Monday, October 22, 2007

Malaria vaccine by 2012?

There were many news reports on the apparent success of an experimental malaria vaccine called Mosquirix that was administered to infants.

A clinical trial in Mozambique of 214 infants aged 10 to 18 weeks found the vaccine was safe and reduced new infections by 65 percent over a three-month period after treatment. Clinical illness was cut by 35 percent over six months, reported Reuters.

Big pharmaceutical multinationals have come in heavy criticism by non-governmental organizations in recent years for spending bucketloads of money researching drugs for nuisances like impotence but relatively little on several tropical diseases that kill people in poorer countries.

Perhaps in response to this public pressure, Mosquirix's producer, GlaxoSmithKline, has spent some $300 million developing the drug and expects to spend as much as another $100 million in the future.

Glaxo has promised to sell Mosquirix at low prices in developing countries. The exact price will be negotiated with purchasers, who are likely to be multilateral groups who would cover the cost on behalf of countries where malaria is endemic.


Saturday, October 20, 2007

Liberia on the move

A few good news stories about a country that hasn't had very many in the last two decades.

Liberia is a country of particular interest to me. When I lived in neighboring Guinea in the mid-90s, it was at the nadir of Liberia's first civil war. The radio teemed with reports of atrocities by drugged up boy soldiers of the despicably murderous warlord Charles Taylor. Guinea was also home to over half a million refugees from Liberia's conflict and from the civil war in Sierra Leone, which Taylor also inspired and helped finance. I had friends and acquaintances who'd fled these wars and that helped give me an abiding hatred for Charles Taylor.

When the warlord blackmailed, bullied and intimidated his way to "winning" the 1997 presidential elections, people hoped stability, if not prosperity, would return to the country. But it was no surprise that a despicably murderous warlord turned into a despicably murderous head of state. Another civil war erupted. There were even calls for an intervention by American troops, an amazing thing considering the world's opinion (and particularly those of smaller countries) of the US invasion of Iraq.

This is probably what most Americans think about Liberia, if they know anything about it at all.

Things are now on the upswing. Progress is agonizingly slow but after 16 years of horror, any steps forward are welcome.

Loathsome scumbag Charles Taylor is now an indicted war criminal and is deservingly on trial in The Hague for his countless crimes against humanity.

But the application of justice for one man is only a first step. Infrastructure must be rebuilt. Electricity restored. Clean water made available. This piece from the Center for Global Development explores some of the many challenges.

A special section at has many stories on the proress being made in Liberia, particularly since the installation as president of Ellen Johnson Sirleaf. She gained notoriety as the first woman to be elected president of an African country but she will gain far more awe if she can continue to help rebuild Liberia into a stable country. So far, it looks like she's providing the leadership and good governence that has been so sorely lacking in the country over the decades.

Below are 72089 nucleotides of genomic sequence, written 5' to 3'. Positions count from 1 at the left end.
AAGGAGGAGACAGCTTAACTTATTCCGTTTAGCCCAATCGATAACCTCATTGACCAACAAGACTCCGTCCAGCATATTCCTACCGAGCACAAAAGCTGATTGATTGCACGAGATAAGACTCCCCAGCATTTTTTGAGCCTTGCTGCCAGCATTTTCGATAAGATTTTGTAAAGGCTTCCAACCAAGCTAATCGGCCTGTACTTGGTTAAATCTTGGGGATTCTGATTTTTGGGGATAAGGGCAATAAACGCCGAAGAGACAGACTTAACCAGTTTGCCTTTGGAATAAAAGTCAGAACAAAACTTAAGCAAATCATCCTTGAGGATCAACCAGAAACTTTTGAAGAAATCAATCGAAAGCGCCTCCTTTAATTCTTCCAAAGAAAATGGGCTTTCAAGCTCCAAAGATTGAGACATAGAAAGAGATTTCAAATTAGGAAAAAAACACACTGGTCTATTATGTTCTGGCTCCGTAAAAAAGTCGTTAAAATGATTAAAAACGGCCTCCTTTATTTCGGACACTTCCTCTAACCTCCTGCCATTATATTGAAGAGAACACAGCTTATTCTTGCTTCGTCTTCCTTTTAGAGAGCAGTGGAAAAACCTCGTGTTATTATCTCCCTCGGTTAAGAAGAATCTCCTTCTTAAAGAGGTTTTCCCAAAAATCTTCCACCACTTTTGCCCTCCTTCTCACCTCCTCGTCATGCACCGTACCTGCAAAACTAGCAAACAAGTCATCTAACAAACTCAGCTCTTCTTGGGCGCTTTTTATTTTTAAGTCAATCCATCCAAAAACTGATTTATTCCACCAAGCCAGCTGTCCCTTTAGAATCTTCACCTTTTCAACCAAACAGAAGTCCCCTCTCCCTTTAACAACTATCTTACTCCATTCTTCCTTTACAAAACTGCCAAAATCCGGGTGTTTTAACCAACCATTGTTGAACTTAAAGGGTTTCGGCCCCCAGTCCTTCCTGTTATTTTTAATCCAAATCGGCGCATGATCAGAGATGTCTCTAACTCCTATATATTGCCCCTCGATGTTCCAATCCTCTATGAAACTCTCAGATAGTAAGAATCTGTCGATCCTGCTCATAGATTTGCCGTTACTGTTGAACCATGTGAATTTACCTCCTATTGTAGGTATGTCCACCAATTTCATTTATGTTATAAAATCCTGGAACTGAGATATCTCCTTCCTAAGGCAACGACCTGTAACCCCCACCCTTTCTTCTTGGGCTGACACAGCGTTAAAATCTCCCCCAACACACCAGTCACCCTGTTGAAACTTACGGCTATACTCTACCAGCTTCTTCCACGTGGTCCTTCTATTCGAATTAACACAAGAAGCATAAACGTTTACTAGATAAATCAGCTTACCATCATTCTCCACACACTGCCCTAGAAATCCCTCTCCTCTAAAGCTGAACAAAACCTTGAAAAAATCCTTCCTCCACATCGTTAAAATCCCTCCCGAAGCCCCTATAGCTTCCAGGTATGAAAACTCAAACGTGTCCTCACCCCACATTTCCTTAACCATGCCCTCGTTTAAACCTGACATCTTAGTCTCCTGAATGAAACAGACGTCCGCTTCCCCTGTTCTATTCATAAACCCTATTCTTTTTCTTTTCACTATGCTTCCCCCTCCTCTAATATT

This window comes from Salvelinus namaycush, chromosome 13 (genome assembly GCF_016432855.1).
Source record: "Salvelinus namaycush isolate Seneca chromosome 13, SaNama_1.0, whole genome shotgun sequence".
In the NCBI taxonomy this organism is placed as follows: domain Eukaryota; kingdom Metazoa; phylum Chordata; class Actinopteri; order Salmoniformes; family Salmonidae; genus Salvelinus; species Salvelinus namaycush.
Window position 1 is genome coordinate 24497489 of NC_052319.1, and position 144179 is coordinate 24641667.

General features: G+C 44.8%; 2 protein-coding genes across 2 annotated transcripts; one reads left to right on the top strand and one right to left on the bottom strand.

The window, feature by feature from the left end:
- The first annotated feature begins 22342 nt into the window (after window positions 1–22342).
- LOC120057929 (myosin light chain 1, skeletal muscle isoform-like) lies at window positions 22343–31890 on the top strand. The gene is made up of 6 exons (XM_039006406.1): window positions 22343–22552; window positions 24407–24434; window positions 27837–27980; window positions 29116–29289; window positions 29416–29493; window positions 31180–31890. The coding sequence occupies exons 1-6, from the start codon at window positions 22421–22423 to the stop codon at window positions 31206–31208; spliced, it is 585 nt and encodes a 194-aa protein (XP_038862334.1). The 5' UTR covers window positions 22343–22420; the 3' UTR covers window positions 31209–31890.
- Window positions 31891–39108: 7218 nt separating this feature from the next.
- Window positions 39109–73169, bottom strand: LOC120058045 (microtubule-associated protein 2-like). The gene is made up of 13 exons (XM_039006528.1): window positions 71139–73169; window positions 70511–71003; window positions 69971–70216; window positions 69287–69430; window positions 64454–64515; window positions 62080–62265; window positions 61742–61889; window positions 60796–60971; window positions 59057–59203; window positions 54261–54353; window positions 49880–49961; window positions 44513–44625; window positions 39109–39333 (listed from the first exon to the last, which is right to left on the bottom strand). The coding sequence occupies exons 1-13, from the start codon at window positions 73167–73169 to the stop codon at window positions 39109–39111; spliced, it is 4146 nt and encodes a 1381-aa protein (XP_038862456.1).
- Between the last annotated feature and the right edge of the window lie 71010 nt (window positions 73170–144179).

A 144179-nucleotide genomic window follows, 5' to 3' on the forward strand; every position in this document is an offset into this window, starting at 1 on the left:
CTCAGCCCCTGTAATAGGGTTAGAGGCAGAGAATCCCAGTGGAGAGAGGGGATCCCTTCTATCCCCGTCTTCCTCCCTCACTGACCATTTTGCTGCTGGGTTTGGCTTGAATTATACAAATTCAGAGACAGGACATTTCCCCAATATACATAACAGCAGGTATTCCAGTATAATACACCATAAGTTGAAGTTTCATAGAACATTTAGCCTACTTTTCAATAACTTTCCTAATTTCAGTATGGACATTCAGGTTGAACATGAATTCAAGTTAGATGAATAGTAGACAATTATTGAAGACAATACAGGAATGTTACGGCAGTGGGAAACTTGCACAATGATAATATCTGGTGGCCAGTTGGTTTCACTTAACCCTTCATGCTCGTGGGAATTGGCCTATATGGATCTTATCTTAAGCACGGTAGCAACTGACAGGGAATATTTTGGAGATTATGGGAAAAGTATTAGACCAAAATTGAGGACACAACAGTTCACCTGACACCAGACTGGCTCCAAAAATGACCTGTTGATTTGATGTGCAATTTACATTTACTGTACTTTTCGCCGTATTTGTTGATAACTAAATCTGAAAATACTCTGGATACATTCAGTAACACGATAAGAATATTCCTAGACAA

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Thursday, October 11, 2007

Nkunda calls for ceasefire after breaking previous one

Laurent Nkunda, an infamous warlord leader in the eastern Democratic Republic of the Congo, has called for a ceasefire after five days of clashes between his forces and the national army.

"We are asking for it to stop so we can talk, because this is a problem that can only be resolved through dialogue. Arms will not solve anything," he said.

This came days after Nkunda himself had broken the previous ceasefire agreement, according to the UN mission in the country MONUC.

It is doubtful that Nkunda actually wants a ceasefire and this is probably just a scheme for his battered forces to buy time.

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Tuesday, October 02, 2007

Need a perverse laugh?

Because I can't imagine anyone taking this guy seriously.

This yahoo argues that slavery really wasn't such a big deal. It's an object lesson in how to create strawmen in such a way as to advance a patently absurd argument.

For example:

-America is not the only country who did slavery but we deserve Divine credit for ending it!

-Slavery was "brutal" but at least it wasn't genocidal. Hooray for non-genocidal mass atrocities!!

-Slavery existed in America "only briefly" (two and a half centuries) so big whoop!

-Criticizing slavery is mere political correctness, so by definition slavery must be fine.

I hope this guy is a bad satirist because it'd hurt my head to think he was serious.

Monday, October 01, 2007

Hiatus (sort of)

Due to me being extremely busy, this blog will be mostly on hiatus for the month of October. I may post once in a while, but not regularly. I will resume regular posting starting in the last week of October.